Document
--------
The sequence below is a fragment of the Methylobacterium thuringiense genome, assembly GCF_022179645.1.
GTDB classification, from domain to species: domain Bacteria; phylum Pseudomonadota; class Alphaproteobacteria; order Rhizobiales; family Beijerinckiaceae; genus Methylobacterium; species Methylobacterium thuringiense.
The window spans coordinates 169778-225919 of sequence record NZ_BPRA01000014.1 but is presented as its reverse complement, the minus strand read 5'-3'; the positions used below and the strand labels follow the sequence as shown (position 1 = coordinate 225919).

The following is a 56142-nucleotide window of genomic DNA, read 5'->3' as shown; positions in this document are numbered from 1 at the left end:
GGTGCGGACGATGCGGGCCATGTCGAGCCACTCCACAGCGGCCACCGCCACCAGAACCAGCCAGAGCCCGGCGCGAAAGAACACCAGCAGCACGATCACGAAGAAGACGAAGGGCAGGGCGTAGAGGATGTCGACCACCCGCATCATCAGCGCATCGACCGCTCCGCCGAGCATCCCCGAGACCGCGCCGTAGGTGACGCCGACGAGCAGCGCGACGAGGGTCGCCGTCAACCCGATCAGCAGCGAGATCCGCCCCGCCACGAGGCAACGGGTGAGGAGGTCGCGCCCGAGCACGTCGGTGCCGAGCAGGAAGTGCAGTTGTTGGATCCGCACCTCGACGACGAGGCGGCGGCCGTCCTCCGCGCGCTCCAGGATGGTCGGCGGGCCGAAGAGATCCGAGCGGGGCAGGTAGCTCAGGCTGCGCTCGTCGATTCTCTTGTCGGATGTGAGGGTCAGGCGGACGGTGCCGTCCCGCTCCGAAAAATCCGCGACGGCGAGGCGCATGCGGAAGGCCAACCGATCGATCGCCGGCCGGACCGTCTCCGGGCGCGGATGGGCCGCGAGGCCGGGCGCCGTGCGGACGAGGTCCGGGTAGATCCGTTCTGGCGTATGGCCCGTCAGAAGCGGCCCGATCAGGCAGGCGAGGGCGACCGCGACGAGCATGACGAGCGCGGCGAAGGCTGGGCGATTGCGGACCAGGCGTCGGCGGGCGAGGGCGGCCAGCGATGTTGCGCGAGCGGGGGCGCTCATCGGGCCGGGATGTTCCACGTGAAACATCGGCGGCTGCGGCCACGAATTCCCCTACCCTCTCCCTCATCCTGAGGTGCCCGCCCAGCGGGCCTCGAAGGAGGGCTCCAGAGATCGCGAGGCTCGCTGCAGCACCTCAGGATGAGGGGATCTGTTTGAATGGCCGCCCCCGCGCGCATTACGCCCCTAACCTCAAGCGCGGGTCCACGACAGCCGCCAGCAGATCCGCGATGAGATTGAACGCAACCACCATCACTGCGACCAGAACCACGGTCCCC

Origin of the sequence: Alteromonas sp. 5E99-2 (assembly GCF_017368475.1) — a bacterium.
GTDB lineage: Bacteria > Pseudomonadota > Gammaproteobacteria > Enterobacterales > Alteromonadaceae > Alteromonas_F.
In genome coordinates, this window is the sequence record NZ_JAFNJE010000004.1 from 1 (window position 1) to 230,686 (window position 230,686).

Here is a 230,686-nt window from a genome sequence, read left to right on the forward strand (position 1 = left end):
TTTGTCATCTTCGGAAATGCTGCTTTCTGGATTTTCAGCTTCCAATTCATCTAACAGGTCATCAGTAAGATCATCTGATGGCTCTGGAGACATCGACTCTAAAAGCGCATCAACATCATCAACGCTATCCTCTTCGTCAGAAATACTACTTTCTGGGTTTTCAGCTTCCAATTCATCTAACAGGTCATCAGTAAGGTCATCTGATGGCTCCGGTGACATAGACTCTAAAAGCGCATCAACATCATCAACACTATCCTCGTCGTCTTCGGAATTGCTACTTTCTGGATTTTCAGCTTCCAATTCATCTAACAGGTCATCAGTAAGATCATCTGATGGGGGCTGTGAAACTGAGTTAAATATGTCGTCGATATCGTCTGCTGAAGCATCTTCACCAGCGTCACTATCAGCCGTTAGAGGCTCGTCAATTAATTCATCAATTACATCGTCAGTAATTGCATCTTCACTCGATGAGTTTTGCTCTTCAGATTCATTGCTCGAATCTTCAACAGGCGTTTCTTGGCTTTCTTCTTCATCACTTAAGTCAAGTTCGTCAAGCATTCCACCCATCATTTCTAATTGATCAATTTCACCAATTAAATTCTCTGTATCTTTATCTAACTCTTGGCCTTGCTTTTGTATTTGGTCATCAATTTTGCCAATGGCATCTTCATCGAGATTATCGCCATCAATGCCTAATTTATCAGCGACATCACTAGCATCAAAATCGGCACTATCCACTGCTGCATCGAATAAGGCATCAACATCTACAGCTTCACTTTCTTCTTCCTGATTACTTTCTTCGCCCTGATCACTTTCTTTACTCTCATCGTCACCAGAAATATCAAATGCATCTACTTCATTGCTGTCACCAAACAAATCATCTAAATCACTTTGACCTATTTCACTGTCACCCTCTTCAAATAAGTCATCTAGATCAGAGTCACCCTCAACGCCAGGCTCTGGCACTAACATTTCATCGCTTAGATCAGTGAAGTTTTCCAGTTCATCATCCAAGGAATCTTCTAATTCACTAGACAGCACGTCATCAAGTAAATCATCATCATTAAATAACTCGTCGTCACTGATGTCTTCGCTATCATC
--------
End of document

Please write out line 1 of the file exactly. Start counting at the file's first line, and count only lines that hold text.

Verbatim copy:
The sequence below is a fragment of the Methylobacterium thuringiense genome, assembly GCF_022179645.1.